Follow Me

Close

The GAZE LGBT Film Festival officially launched the programme for the 26th festival last night at an event hosted by lead sponsor, Accenture. A launch party attended by special guests took place at The Dock – Accenture’s hub at 7 Hanover Quay. The full festival programme, including feature films, shorts and workshops, is available now. One of the highlights of the calendar every year in the fair city of film, GAZE 2018 is shaping up to be one of the most intriguing editions of the festival yet.

Read more…

Director: Dave Tynan Starring: Emmet Kirwan, Ian Lloyd Anderson, Seana Kerslake, Sarah Greene, Mark O’Halloran Running Time: 95 minutes


At the start of Dublin Oldschool, aspiring DJ Jason Kelly has what might be seen as a rough morning. He wakes up on the streets, is beaten with a stick and has money taken off him by some children, he’s hours late for work and has to leg it from the guards after a drug deal carried out with an amazing lack of subtlety, even for the streets of Dublin. And he loses his phone. If this is meant to show a man down on his luck however, Jason himself certainly doesn’t see it that way. He’s got far bigger things on his mind; the bank holiday weekend is about to start and Jason is gasping for the sesh. Both comparisons to Trainspotting and declarations that they should be avoided are well-worn territory for this film, but there’s a difference in perception between Ewan McGregor’s heroin-loving Renton and Emmet Kirwan’s pill-popping Jason. Renton saw himself as choosing not to choose life, consciously picking the numbing effects of heroin to gloss over the realities of rubbish modern life in Edinburgh. Jason is more in denial about just how much drugs are his life, determined to keep the party going no matter what. That determination to keep the party going keeps things fun, but presents problems too, both for Jason and for Dublin Oldschool in general.

Read more…

One of Ireland’s biggest film festivals every year, the Galway Film Fleadh begins next Tuesday 10th July, kicking off a week of fantastic films from at home and abroad. And though it doesn’t happen here in Dublin, we eagerly anticipate many of the festival’s films, not least of which includes Mother, the 2017 Galway Film Centre/RTÉ Short Film Commission. The short, starring The Young Offenders’ Hilary Rose and Lochlann O’Mearáin of Ros na Rú, developed from a script by Jonathan Hughes, directed by Natasha Waugh and produced by Sharon Cronin, has an eye-catching premise. It tells the story of Grace, a mother with an ideal happy family; a loving husband and two wonderful children. But when her husband arrives home one day with a brand new kitchen appliance, she slowly starts to realize that there might not be room for both of them at home. It’s a quirky comedy light on dialogue, with an intriguing dark streak. The project received just under €15,000 in funding as part of the commission, as well as the contribution’s of Script Editor Deirdre Roycroft and director Deabhla Walsh (Penny Dreadful, Fargo, The Punisher, Emmy Award winner for Outstanding Directing for a Miniseries, Movie or Dramatic Special, Little Dorrit) as mentors on the scheme. The short will premiere at the Fleadh next week, and ahead of the Mother‘s big day, we caught up with Natasha Waugh to discuss the production, the mentoring aspect of the GFC/RTE programme, and working with a very unique performer…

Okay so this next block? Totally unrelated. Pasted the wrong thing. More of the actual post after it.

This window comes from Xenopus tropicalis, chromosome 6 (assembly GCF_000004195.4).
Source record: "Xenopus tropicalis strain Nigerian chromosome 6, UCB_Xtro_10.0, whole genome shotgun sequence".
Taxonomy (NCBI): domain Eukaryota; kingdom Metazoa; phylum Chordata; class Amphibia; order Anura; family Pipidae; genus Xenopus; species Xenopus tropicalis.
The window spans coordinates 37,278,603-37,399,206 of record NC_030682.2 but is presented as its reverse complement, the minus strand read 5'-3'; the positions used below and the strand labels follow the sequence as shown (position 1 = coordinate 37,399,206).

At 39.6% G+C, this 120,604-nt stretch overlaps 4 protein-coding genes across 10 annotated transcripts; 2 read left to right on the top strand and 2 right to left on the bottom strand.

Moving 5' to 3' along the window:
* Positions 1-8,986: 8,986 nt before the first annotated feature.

Read more…

Director: Gary Ross Starring: Sandra Bullock, Cate Blanchett, Mindy Kaling, Sarah Paulson, Helena Bonham Carter, Awkafina, Rihanna, Anne Hathaway, James Corden Running Time: 110 minutes


Like its older brother Ocean’s 11Ocean’s 8 opens with a parole hearing. Sandra Bullock’s Debbie Ocean, a sibling to Clooney, is asked what she’s planning to do on the outside. Cue the knowing look and the game is afoot. This entry to the breezy Ocean’s series has flown in under the radar of RUINED FOREVER faux-outrage fans, possibly because the trilogy of the late 90s-early 00s never had that kind of devoted nerd following, possibly because the too-cool-for-school affect of Clooney, Pitt and the rest of the eleven were too confident and comfortable in their own skins for a certain kind of viewer to latch onto, internalise and toxify. Freed from the burden of fandom expectations and political sandbags, Ocean’s 11 delivers pretty much the same thing as it’s histaff counterpart: beautiful movie stars hanging out and quipping in a beautiful location, the kind of no-fuss, no muss mid-range movie we could do with more of.

Read more…

It was a happy Pride all round this weekend in the fair city of film, as the first announcements started coming in for GAZE 2018. Ireland’s top LGBT film festival were present in Smithfield at the weekend, giving Pride revellers a sneak peak at their programme for this year. They’ll be back in Smithfield for the August Bank Holiday weekend, and have now made the first of their announcements for screenings and advance ticket sales ahead of the GAZE 2018 official programme launch on July 10th.

Read more…